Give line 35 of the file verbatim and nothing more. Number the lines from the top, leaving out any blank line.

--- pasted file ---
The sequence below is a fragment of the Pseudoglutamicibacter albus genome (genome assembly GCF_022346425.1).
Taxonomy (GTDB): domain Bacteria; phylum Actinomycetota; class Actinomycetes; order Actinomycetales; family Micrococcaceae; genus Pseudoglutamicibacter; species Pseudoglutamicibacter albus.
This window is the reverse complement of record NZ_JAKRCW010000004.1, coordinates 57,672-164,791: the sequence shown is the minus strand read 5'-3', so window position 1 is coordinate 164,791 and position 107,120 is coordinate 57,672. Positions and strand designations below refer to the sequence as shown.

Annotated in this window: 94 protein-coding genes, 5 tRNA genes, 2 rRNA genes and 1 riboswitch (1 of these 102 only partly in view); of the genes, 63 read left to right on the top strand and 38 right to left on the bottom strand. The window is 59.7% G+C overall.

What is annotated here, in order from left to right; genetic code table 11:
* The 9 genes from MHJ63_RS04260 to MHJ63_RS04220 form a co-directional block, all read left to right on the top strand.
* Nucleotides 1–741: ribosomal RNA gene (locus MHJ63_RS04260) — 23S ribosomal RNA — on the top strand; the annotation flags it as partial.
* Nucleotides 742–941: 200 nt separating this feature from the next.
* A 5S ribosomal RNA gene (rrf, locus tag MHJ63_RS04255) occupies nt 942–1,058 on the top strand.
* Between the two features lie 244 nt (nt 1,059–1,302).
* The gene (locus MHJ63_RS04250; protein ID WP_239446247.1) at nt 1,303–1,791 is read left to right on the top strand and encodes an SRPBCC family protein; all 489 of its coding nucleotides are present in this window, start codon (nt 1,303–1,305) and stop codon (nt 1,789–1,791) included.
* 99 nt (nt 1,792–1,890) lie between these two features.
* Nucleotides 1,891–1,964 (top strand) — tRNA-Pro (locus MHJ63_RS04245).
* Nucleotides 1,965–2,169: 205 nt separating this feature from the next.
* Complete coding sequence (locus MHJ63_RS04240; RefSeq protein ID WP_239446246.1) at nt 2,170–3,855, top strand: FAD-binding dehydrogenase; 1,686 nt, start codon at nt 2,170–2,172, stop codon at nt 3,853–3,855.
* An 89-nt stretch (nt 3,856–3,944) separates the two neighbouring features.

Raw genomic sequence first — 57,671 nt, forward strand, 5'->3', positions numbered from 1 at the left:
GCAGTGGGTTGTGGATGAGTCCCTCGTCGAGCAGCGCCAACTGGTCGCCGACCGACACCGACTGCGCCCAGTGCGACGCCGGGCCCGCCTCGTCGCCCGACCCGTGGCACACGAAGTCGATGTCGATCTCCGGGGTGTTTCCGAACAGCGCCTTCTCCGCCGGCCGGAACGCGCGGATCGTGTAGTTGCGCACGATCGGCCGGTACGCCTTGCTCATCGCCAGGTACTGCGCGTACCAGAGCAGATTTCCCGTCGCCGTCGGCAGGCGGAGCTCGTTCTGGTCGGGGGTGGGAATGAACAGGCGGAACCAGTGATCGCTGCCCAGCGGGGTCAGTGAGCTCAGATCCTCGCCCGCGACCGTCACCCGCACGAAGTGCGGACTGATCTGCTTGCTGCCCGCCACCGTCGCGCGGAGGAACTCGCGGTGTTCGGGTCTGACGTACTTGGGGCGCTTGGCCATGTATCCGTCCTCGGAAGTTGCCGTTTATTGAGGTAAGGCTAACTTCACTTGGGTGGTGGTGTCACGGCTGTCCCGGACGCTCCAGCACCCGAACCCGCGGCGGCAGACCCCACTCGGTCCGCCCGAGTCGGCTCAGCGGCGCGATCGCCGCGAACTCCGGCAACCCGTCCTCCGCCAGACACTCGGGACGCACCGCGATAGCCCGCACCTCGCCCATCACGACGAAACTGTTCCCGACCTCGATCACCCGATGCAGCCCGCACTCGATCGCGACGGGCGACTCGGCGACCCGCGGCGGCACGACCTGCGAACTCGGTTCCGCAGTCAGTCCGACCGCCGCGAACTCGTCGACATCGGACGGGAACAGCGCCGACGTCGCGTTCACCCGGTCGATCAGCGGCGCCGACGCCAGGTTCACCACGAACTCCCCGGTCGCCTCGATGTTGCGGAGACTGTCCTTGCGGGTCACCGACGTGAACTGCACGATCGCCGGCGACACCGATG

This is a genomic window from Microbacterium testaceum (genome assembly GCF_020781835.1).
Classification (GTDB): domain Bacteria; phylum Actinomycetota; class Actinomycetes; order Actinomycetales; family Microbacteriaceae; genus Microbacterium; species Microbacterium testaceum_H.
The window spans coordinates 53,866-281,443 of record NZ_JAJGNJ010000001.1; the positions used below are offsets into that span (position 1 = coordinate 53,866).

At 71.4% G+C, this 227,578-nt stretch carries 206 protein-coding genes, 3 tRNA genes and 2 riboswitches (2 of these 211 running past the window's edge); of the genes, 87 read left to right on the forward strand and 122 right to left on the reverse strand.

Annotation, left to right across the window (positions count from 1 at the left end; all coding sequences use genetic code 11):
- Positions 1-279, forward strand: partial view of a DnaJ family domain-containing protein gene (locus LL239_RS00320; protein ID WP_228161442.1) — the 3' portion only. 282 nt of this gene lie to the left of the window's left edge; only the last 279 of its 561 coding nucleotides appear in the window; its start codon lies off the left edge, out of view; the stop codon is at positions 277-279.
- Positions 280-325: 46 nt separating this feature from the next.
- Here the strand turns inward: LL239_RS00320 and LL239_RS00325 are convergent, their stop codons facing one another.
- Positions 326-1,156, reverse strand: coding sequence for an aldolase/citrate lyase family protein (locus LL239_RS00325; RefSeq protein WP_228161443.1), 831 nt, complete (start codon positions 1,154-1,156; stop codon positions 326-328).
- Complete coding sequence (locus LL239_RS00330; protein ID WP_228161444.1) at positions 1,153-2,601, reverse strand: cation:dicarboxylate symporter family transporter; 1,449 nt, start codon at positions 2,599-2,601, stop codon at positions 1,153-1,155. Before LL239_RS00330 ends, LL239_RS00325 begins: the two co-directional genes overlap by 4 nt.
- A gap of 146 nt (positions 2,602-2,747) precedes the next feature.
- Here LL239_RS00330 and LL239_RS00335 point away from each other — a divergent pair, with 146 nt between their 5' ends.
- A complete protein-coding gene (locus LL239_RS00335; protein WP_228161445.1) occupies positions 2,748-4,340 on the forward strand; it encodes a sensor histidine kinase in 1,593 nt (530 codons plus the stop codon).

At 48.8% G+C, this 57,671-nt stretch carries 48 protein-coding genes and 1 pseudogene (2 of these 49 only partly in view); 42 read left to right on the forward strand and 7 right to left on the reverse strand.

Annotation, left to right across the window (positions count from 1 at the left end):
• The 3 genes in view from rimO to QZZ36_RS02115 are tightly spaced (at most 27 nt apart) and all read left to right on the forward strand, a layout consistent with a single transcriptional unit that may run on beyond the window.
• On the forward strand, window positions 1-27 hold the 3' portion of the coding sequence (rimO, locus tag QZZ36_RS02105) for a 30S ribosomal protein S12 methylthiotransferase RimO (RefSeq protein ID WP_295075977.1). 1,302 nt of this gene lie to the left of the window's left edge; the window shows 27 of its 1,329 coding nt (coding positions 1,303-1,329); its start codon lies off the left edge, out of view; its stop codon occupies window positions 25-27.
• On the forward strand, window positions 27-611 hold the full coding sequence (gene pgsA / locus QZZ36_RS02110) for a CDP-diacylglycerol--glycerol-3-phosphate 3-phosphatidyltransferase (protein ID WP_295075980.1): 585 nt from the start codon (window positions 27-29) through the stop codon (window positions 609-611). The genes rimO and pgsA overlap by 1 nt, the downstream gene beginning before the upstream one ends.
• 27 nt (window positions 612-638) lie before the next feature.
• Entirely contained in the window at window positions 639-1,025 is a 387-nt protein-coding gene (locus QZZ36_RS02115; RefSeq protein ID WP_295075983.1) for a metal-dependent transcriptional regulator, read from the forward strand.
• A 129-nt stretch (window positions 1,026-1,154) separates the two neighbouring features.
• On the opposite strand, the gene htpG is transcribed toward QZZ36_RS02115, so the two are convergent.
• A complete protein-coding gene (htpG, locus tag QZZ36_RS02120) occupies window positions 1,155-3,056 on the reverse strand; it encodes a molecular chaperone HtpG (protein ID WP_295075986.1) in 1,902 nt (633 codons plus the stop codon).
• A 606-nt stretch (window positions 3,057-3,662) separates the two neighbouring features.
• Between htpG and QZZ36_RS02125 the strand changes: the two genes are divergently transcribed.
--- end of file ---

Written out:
• On the forward strand, window positions 1-27 hold the 3' portion of the coding sequence (rimO, locus tag QZZ36_RS02105) for a 30S ribosomal protein S12 methylthiotransferase RimO (RefSeq protein ID WP_295075977.1). 1,302 nt of this gene lie to the left of the window's left edge; the window shows 27 of its 1,329 coding nt (coding positions 1,303-1,329); its start codon lies off the left edge, out of view; its stop codon occupies window positions 25-27.